Natural experiments are experiments that take place in the ‘real’ world (i.e., in ‘nature’) without any randomisation managed by the researcher. In contrast to a ‘normal’ experiment where only the involved researchers are aware of the experiment and the data collection, natural experiments are often available to all researchers with access to the relevant data.
This opens up for specific issues with natural experiments that we rarely encounter with other types of experiments, namely that different researchers use the same natural experiment to address different research quesitons. A recent study by Heath et al. (2023) highlights the problem in the context of multiple hypothesis testing when researchers reuse natural experiments. Specifically, once they correct for multiple hypothesis testing, the findings from specific natural experiments are no longer positive (and, instead, false positives).
The problem with reusing natural experiments is well-known within the econometric literature on instrumental variables. Morck and Yeung (2011), for example, describe how the reuse of instruments is a tragedy of the commons within the literature: “A Tragedy of the Commons has led to an overuse of instrumental variables and a depletion of the actual stock of valid instruments for all econometricians. Each time an instrumental variable is shown to work in one study, that result automatically generates a latent variable problem in every other study that has used, or will use, the same instrumental variable, or another correlated with it, in a similar context.” (p. 50)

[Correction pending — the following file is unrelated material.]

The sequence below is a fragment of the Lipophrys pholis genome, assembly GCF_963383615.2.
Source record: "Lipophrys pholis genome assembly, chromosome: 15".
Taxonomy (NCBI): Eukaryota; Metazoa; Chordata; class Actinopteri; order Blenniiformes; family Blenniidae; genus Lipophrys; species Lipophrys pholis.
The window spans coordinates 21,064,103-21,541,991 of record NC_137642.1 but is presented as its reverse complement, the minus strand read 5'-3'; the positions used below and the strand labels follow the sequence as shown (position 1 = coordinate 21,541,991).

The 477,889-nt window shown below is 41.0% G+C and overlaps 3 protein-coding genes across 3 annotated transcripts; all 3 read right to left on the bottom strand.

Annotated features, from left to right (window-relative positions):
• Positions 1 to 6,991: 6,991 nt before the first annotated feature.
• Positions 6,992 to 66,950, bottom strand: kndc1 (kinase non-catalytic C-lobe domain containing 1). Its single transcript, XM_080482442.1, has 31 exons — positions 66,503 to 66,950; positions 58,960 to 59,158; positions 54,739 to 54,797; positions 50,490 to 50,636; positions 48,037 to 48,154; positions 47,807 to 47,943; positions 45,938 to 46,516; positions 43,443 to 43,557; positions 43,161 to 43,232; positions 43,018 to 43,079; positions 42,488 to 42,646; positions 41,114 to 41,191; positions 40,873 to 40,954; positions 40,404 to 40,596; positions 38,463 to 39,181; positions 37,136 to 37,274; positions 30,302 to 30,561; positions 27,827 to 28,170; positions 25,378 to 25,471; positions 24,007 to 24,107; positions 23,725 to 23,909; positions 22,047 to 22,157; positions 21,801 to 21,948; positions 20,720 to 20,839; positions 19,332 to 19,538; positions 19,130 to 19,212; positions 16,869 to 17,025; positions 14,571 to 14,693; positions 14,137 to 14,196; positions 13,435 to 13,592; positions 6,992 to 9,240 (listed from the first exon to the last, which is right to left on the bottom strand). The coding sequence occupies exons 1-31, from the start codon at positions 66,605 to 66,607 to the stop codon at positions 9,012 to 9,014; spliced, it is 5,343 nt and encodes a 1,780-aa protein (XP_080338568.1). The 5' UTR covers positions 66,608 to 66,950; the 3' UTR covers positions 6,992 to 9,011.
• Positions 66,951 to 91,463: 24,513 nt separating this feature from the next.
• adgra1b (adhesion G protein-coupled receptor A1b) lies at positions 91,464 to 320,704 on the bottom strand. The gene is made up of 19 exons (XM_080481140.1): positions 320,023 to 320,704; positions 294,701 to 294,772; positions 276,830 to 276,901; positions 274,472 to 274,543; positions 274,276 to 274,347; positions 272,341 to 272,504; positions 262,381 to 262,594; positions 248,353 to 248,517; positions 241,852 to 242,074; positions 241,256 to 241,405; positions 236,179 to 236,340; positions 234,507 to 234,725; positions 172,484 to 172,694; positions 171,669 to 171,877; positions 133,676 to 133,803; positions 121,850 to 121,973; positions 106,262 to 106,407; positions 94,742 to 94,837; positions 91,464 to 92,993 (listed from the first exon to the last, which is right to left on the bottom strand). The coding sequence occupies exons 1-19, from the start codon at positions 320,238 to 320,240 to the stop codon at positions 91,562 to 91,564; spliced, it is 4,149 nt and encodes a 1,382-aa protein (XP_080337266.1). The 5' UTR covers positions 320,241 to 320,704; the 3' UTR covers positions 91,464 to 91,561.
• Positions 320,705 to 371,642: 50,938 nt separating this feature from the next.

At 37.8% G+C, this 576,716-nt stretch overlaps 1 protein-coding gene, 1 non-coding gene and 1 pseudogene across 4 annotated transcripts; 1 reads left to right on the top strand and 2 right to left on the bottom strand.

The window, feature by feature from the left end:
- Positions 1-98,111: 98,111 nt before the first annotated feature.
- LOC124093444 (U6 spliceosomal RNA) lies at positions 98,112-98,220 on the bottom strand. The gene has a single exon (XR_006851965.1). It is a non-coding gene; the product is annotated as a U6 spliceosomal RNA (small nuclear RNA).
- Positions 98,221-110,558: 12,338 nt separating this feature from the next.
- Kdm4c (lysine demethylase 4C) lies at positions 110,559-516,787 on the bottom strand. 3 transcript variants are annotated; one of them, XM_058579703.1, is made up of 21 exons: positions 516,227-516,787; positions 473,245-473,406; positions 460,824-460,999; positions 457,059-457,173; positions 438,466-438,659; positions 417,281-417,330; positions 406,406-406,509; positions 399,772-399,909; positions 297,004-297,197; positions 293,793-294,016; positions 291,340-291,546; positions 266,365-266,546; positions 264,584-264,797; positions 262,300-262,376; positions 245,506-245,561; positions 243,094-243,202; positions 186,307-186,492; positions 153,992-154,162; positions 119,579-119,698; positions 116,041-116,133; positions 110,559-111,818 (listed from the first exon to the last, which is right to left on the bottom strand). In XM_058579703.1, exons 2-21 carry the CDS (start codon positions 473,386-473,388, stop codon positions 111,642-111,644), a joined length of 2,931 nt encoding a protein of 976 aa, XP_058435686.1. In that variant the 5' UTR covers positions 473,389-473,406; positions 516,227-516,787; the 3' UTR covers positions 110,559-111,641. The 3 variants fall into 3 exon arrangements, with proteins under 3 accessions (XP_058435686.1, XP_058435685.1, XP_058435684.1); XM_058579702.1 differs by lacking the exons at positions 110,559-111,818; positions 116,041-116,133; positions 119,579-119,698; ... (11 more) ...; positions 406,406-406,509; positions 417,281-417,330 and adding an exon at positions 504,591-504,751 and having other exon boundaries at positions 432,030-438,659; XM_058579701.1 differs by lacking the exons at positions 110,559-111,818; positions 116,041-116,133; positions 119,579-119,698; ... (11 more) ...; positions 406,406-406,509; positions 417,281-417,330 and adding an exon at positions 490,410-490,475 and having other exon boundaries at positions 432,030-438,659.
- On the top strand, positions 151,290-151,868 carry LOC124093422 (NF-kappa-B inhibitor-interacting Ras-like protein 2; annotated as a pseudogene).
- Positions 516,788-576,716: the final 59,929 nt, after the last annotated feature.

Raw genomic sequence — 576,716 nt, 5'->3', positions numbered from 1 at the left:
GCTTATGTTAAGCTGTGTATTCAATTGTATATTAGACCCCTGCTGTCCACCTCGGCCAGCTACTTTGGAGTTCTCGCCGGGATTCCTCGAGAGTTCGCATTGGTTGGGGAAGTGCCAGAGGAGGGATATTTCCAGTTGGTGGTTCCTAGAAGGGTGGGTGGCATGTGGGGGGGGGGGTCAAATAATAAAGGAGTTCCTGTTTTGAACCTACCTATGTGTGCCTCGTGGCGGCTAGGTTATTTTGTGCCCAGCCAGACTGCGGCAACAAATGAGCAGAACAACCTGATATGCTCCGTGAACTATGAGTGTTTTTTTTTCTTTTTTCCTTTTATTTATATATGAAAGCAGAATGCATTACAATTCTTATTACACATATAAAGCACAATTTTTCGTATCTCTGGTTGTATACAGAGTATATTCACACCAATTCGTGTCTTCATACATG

When we have two studies using the same natural experiment but with different theories and outcomes of interest, can we read and understand these studies in isolation? Do the two studies provide an independent contribution independent of what the other study is showing? Can we still say one plus one equals two? Or are there diminishing returns when researchers use the same natural experiment?
To my knowledge, very little attention has been devoted to these issues within political science (the work by Jonathan Mellon on instrumental variables is an important exception). However, if we consider some of the natural experiments studying the impact of the 2015 Islamic State terrorist attacks in France on public opinion, we can begin to see some of the issues with how researchers use natural experiments in political science.
Muñoz et al. (2020) showed, in an introduction to the ‘Unexpected Event during Survey Design’, how the Charlie Hebdo terrorist attack could be used to estimate the impact on the attack on French citizens’ satisfaction with their national government using data from the European Social Survey. However, this is by no means the only study using the Charlie Hebdo terrorist attack as a natural experiment.
Solheim (2019), for example, also uses data from the European Social Survey to examine the causal effect of the Charlie Hebdo terrorist attack on public opinion. However, in this paper, the outcome of interest is attitudes towards immigration policy. And there are other important differences, such as the countries of interest and potential moderators (consumption of news). Accordingly, we begin to see how researchers can use the exact same natural experiment and the same data to explore different research questions.